WASHINGTON — Bank of America has been fined $30 million by U.S. regulators, who accused the bank of violating consumer protections for members of the military in collecting debts.
The Office of the Comptroller of the Currency, a Treasury Department division, announced the civil penalty Friday against the second-largest U.S. bank. The agency says Bank of America has started taking steps to correct the problems and "is committed to taking all necessary and appropriate steps" to do so.
The regulators say the bank violated the law protecting service members by taking improper legal action against military customers for delinquent credit card accounts and overdrafts. The improper practices allegedly occurred from January 2006 to the present.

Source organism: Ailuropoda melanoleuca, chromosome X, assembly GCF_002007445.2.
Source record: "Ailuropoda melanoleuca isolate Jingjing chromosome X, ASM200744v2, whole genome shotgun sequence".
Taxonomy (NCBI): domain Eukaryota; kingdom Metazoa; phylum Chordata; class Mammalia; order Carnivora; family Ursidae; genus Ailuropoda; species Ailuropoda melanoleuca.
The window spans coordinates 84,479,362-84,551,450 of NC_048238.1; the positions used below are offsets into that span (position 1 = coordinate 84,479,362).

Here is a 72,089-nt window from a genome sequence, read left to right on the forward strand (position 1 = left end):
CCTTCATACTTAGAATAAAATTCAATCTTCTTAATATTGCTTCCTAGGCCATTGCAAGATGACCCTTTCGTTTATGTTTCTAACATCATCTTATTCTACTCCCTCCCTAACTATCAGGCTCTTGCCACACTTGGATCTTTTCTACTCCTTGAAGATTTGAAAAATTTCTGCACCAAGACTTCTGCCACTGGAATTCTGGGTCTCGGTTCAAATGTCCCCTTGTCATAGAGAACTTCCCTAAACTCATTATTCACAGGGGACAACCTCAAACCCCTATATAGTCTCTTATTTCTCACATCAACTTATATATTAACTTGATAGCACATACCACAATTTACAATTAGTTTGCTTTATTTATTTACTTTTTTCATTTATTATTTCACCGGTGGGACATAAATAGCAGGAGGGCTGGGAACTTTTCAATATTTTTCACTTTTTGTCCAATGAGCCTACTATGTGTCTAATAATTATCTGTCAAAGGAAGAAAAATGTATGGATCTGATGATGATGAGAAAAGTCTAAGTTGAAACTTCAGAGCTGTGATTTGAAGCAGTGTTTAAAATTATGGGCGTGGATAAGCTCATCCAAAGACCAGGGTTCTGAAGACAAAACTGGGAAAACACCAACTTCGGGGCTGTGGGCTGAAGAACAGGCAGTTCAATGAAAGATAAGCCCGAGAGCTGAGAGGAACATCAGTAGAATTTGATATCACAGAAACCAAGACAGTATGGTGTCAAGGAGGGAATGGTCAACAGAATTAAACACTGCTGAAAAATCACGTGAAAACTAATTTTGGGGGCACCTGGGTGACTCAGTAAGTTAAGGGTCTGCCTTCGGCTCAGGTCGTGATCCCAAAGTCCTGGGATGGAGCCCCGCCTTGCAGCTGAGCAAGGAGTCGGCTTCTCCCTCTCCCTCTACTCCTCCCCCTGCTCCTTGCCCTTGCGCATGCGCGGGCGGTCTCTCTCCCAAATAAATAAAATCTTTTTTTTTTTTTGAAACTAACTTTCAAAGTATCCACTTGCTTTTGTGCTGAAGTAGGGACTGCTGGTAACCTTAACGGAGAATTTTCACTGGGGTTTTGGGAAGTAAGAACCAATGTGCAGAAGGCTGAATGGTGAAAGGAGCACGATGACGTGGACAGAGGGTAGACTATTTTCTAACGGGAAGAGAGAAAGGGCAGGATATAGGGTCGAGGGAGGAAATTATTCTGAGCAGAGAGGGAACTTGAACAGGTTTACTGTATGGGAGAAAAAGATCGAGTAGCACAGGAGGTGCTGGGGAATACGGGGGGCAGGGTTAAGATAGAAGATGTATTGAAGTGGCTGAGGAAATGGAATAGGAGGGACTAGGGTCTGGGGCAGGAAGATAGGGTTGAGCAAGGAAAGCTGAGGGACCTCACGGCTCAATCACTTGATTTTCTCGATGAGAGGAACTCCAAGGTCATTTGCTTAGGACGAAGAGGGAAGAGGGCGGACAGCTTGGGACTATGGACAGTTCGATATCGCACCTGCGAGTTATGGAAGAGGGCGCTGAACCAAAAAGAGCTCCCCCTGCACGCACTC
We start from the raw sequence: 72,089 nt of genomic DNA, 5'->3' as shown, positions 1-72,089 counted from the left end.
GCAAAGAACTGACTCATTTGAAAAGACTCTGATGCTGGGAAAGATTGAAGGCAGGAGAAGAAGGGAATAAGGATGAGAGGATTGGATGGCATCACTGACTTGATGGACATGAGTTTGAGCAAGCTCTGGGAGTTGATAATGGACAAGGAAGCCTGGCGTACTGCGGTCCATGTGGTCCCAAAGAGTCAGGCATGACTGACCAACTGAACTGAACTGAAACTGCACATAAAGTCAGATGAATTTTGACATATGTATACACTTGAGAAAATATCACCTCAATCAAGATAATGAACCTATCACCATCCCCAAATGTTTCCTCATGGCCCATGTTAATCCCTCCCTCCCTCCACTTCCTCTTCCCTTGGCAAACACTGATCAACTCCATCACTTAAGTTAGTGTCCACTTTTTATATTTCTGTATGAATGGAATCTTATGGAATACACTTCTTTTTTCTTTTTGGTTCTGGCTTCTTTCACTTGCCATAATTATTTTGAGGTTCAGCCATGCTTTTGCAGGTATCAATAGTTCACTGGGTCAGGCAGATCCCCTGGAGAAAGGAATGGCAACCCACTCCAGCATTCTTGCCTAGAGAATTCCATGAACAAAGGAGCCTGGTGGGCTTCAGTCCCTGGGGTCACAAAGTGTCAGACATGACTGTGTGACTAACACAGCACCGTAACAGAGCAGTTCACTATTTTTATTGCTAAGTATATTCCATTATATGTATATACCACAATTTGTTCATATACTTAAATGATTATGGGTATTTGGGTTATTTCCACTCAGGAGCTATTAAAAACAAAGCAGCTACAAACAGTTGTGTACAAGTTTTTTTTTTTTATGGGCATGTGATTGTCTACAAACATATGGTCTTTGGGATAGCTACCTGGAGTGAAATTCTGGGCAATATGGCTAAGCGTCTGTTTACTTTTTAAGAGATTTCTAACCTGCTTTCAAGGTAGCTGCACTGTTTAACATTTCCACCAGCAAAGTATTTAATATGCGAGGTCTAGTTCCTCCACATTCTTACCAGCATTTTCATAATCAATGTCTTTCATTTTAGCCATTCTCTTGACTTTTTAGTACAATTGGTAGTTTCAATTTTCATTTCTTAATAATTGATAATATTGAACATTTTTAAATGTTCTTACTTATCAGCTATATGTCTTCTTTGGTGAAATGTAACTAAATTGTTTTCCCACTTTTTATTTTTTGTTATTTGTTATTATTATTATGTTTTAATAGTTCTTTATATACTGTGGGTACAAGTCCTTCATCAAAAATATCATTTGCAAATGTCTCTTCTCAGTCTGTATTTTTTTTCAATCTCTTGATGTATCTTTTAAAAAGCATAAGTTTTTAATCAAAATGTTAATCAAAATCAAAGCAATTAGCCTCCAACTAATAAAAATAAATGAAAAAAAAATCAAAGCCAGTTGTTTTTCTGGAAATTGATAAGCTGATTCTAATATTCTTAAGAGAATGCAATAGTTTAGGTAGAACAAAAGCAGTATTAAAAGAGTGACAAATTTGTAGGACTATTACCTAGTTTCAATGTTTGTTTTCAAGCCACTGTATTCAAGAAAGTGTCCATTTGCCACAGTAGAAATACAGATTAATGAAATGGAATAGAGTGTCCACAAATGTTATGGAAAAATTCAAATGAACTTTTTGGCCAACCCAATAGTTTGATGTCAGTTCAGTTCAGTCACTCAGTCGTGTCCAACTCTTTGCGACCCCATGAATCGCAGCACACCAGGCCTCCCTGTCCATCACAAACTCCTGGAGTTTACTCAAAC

The OCC also said Bank of America had failed to have effective policies and procedures to ensure its compliance with the law, the Servicemembers Civil Relief Act.
Bank of America Corp., based in Charlotte, North Carolina, said it will continue to improve its compliance with the law.
"We have taken significant steps over the last several years, and will take further steps now, to ensure we have the right controls and processes in place to meet — and exceed — what is required by law and what our customers deserve and expect," Andrew Plepler, the bank's executive in charge of social responsibility and consumer policy, said in a statement.